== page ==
Volunteers collect and enumerate aquatic invertebrates twice a year on Byrne Creek in Burnaby, BC, to assess water quality using the protocols in the Streamkeepers Handbook.
Unfortunately our water quality is nearly always poor due to the surrounding urban environment.
We did find a few cool bugs today in addition to the usual aquatic worms, scuds, midges, and mayflies.
We spent a few days up at the Salute to the Sockeye festival the last few days at the former Roderick Haig-Brown Provincial Park.
The park was recently officially, and rightfully, renamed Tsútswecw Provincial Park. (I’ve read news reports that family of the late Haig-Brown — one of Canada’s most famous environmentalists and nature writers — supports the renaming).
This year is a dominant run, and though it’s been slow shaping up, it was still awesome. I think this is the third or fourth dominant run that we’ve taken in — they happen every four years, with slower runs in between.
Volunteers from the Byrne Creek Streamkeepers Society had a great time volunteering at World Rivers Day at the Burnaby Heritage Village today.
I shot several hundred photos of the festivities and when I get them winnowed down I’ll post them to a Flickr album.
Byrne Creek Streamkeeper volunteers had our booth up at this fun family event.
My Flckr album here.
Heartfelt thanks to City of Burnaby firefighters who dealt with a blaze in Byrne Creek Ravine Park today.
Also thanks to City of Burnaby staff for calling volunteer streamkeepers to keep us in the loop.
I was invited to take a look, but since firefighters were still working on it, I was asked not to go in all the way.
It’s been so hot and dry this summer, and the City of Burnaby added extra No Smoking in Parks and on Trails signs in the area, but we regularly saw inconsiderate smokers putting the park and their neighbours at risk.
Please, please, what does it take for people to act responsibly?
I don’t know if smoking caused this blaze, but I wouldn’t be surprised. I documented the mass of butts on trails in the area in a post earlier this summer.
I was allowed to go this far, wearing my safety vest and with an invitation from City staff.
UPDATE: Burnaby Now report here.
Following yesterday evening’s Byrne Creek Streamkeepers meeting I thought I’d consolidate our events and activities for the next month into one message.
Saturday, Sept. 8, 10 – 2 pm, Alta Vista Community Picnic
Alta Vista Park, on Royal Oak a few blocks south of Rumble
Set up from 9:30
Sunday, Sept. 23. World Rivers Day
Burnaby Village Museum
Event runs 11:00 – 4:30
At both of the above events we put up our display panels and talk to
folks about streamkeeping and the Byrne Creek watershed in particular.
Fish trapping. (Sampling for juvenile fish that are identified, measured, and returned unharmed to the creek). Needs to get done before mid-October when spawners start to return. Works best with at least three or four people. Traps go in during good weather one day and are retrieved and enumerated the next day.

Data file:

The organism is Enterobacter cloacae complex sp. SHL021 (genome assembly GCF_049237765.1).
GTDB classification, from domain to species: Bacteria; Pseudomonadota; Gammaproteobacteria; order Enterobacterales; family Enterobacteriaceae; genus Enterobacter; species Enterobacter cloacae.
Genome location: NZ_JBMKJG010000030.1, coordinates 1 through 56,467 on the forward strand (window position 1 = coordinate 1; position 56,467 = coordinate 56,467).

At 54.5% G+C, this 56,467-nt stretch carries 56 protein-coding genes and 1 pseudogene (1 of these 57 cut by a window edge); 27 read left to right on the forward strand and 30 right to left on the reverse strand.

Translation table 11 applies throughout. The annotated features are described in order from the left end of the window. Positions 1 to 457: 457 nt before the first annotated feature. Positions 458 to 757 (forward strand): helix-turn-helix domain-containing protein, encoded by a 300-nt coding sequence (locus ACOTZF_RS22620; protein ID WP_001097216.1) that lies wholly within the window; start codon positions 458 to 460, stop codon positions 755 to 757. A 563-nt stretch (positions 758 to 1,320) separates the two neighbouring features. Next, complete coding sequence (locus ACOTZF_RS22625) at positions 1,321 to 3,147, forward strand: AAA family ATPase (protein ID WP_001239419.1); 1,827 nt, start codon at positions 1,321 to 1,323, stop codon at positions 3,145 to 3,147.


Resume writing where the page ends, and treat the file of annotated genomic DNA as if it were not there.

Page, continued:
Bug counting (Aquatic Invertebrate Survey). Also needs to get done before mid-October before spawners start returning. All ~ nine or so sites can be done in one day if we have enough volunteers.
Storage Container. We have gotten approval to put a storage container in the fenced-off habitat (artificial spawning channel) near the gate. Once the container is in place, we’ll have a work party to paint it, and collect all the gear and inventory it.
Spawner Monitoring. Mid-October to early December. We’ll talk more about this at the October meeting — scheduling and training.
Put a mic in front of me, and hear me talk : – ).
Dunno, I guess it’s my passion for streamkeeping and nature, but I love to talk on these topics.
This budding young journalist was patient with me a few years back . . .
The City of Burnaby has declared a total fire ban in Burnaby Parks, including smoking. Yet on my Byrne Creek Ravine Park walks, I keep seeing butts on forest trails every day.
It’s tinder-dry out there folks.
Most of the butts in these photos (all taken in about a half-hour span today) are mixed in with extremely flammable material.
I was happy to see fry in Byrne Creek in SE Burnaby on my ravine walk today. I love spotting these little tykes and watching them. Several of them were nibbling at anything that fell into this pool.
The Fraser River Discovery Centre in New Westminster, BC, had several tours today sharing First Nations fishing and fish-preserving techniques.
It was interesting learning about the cleaning, filleting, and wind-drying process to preserve salmon, and we got to try our hands out sharpening Indigenous tools.
An exercise sorting cleaning, filleting and wind drying into proper order.
Checking out the BC watersheds map, with a focus on the mighty Fraser River
The protected White Sturgeon
Yep, these massive, ancient (both in terms of time on Earth, and lifespan) fish come from such tiny eggs. Amazing!